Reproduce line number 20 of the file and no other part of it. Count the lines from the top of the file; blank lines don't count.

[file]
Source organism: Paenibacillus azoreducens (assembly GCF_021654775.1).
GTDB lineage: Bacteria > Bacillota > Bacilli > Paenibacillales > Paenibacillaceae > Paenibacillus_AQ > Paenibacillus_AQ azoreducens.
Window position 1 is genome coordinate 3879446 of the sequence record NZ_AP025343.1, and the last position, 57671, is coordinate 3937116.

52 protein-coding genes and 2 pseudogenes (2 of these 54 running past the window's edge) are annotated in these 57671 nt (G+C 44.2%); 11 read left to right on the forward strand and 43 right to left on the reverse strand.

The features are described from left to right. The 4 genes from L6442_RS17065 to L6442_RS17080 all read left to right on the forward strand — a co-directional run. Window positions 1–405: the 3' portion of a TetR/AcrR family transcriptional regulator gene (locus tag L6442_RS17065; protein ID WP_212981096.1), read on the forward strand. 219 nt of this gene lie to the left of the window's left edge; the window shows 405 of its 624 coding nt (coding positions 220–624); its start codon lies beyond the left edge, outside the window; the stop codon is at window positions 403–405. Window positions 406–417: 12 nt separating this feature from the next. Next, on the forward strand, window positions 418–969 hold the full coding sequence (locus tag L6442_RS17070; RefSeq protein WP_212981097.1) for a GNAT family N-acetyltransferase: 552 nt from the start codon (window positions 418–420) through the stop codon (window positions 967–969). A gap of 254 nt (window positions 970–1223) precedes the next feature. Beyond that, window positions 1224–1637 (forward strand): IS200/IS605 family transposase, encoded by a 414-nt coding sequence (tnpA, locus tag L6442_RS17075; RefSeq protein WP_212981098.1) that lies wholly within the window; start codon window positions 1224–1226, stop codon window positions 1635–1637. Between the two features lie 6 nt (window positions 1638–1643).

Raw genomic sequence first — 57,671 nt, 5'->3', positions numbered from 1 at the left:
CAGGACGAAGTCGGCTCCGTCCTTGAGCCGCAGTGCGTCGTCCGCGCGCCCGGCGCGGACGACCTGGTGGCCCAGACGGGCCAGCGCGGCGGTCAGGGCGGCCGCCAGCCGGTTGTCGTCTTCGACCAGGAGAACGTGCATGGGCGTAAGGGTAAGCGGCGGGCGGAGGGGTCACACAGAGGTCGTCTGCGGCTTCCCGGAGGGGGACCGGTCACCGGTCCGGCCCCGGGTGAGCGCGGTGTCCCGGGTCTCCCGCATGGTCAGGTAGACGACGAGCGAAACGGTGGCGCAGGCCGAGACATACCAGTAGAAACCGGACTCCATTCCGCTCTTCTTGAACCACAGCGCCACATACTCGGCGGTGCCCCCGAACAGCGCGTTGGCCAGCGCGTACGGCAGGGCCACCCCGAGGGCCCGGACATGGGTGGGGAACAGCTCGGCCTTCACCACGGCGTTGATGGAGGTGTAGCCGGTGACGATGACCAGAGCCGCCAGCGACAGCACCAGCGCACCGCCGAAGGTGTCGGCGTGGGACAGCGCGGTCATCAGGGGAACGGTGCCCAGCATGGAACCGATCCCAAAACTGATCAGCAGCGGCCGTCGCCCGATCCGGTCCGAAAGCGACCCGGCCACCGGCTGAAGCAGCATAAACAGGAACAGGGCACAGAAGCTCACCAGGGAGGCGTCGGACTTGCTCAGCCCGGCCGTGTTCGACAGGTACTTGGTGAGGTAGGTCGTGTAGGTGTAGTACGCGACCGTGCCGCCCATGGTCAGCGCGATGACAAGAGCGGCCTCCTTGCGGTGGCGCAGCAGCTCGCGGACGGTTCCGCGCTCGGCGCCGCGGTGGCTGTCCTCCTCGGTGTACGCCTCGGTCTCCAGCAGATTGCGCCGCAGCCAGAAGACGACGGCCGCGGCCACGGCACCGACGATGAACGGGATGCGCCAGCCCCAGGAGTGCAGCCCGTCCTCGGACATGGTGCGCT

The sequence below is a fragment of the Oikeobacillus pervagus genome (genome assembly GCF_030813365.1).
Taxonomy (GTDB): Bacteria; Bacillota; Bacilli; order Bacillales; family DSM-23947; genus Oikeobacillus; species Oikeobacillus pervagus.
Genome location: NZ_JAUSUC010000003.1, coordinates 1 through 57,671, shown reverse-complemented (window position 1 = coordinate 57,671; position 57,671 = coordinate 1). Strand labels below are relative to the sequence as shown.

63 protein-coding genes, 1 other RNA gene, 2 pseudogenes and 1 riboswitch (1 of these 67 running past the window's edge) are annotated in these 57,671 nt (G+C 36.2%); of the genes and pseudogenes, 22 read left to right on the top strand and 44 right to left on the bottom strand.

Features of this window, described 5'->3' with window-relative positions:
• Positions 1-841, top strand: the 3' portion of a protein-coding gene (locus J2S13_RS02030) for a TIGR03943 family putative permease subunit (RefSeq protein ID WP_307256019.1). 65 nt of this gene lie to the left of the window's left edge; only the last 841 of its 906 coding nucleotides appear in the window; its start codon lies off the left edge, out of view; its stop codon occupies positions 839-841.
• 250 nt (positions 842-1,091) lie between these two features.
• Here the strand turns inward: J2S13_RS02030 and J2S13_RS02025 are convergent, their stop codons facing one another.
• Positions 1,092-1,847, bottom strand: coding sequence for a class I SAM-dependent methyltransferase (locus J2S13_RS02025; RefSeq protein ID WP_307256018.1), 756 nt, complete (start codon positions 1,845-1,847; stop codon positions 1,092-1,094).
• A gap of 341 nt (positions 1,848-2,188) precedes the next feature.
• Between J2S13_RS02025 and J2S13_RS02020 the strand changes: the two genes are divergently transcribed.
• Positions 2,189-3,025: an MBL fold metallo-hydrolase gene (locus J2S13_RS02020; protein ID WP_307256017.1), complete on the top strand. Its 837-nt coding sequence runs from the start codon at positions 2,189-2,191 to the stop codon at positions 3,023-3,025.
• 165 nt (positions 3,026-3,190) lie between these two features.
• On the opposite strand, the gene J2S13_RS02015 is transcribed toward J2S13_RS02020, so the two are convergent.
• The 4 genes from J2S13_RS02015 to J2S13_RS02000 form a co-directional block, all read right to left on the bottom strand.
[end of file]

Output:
• 165 nt (positions 3,026-3,190) lie between these two features.